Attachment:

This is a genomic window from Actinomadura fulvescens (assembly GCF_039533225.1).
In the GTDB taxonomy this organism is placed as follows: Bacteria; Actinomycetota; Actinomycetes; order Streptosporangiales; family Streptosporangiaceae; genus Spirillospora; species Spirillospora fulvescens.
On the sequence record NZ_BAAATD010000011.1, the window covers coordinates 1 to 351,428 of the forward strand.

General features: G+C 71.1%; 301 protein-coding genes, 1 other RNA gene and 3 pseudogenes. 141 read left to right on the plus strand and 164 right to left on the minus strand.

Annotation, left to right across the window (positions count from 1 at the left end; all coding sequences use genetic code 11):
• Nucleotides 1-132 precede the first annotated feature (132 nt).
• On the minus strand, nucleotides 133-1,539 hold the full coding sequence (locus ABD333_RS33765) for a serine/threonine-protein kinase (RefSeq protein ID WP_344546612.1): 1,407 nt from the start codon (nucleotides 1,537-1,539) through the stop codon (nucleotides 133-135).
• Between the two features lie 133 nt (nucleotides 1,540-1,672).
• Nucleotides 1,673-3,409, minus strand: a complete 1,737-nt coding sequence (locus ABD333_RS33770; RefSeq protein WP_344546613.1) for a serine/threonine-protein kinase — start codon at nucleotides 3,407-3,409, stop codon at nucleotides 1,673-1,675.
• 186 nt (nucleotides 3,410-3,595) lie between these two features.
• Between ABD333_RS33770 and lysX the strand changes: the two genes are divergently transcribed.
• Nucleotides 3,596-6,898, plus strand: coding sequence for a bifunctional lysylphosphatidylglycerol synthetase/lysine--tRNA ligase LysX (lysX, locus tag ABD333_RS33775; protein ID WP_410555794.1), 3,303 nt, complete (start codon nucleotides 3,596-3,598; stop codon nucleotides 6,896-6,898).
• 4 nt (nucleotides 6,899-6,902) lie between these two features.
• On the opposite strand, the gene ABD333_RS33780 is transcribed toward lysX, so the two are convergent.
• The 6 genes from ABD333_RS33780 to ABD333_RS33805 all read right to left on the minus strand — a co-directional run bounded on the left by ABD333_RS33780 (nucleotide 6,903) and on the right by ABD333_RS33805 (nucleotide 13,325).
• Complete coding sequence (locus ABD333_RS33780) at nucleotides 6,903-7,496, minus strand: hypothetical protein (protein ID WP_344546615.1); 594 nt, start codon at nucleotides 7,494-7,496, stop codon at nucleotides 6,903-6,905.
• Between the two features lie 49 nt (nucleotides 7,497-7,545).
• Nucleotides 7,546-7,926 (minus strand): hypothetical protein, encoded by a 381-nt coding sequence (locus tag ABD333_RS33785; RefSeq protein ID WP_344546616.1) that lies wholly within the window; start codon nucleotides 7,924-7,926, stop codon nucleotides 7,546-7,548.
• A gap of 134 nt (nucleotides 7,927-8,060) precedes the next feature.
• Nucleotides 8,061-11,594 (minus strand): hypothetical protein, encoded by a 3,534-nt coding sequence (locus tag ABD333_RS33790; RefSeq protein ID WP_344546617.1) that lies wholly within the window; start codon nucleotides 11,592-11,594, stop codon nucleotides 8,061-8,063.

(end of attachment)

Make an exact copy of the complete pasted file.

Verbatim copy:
This is a genomic window from Actinomadura fulvescens (assembly GCF_039533225.1).
In the GTDB taxonomy this organism is placed as follows: Bacteria; Actinomycetota; Actinomycetes; order Streptosporangiales; family Streptosporangiaceae; genus Spirillospora; species Spirillospora fulvescens.
On the sequence record NZ_BAAATD010000011.1, the window covers coordinates 1 to 351,428 of the forward strand.

General features: G+C 71.1%; 301 protein-coding genes, 1 other RNA gene and 3 pseudogenes. 141 read left to right on the plus strand and 164 right to left on the minus strand.

Annotation, left to right across the window (positions count from 1 at the left end; all coding sequences use genetic code 11):
• Nucleotides 1-132 precede the first annotated feature (132 nt).
• On the minus strand, nucleotides 133-1,539 hold the full coding sequence (locus ABD333_RS33765) for a serine/threonine-protein kinase (RefSeq protein ID WP_344546612.1): 1,407 nt from the start codon (nucleotides 1,537-1,539) through the stop codon (nucleotides 133-135).
• Between the two features lie 133 nt (nucleotides 1,540-1,672).
• Nucleotides 1,673-3,409, minus strand: a complete 1,737-nt coding sequence (locus ABD333_RS33770; RefSeq protein WP_344546613.1) for a serine/threonine-protein kinase — start codon at nucleotides 3,407-3,409, stop codon at nucleotides 1,673-1,675.
• 186 nt (nucleotides 3,410-3,595) lie between these two features.
• Between ABD333_RS33770 and lysX the strand changes: the two genes are divergently transcribed.
• Nucleotides 3,596-6,898, plus strand: coding sequence for a bifunctional lysylphosphatidylglycerol synthetase/lysine--tRNA ligase LysX (lysX, locus tag ABD333_RS33775; protein ID WP_410555794.1), 3,303 nt, complete (start codon nucleotides 3,596-3,598; stop codon nucleotides 6,896-6,898).
• 4 nt (nucleotides 6,899-6,902) lie between these two features.
• On the opposite strand, the gene ABD333_RS33780 is transcribed toward lysX, so the two are convergent.
• The 6 genes from ABD333_RS33780 to ABD333_RS33805 all read right to left on the minus strand — a co-directional run bounded on the left by ABD333_RS33780 (nucleotide 6,903) and on the right by ABD333_RS33805 (nucleotide 13,325).
• Complete coding sequence (locus ABD333_RS33780) at nucleotides 6,903-7,496, minus strand: hypothetical protein (protein ID WP_344546615.1); 594 nt, start codon at nucleotides 7,494-7,496, stop codon at nucleotides 6,903-6,905.
• Between the two features lie 49 nt (nucleotides 7,497-7,545).
• Nucleotides 7,546-7,926 (minus strand): hypothetical protein, encoded by a 381-nt coding sequence (locus tag ABD333_RS33785; RefSeq protein ID WP_344546616.1) that lies wholly within the window; start codon nucleotides 7,924-7,926, stop codon nucleotides 7,546-7,548.
• A gap of 134 nt (nucleotides 7,927-8,060) precedes the next feature.
• Nucleotides 8,061-11,594 (minus strand): hypothetical protein, encoded by a 3,534-nt coding sequence (locus tag ABD333_RS33790; RefSeq protein ID WP_344546617.1) that lies wholly within the window; start codon nucleotides 11,592-11,594, stop codon nucleotides 8,061-8,063.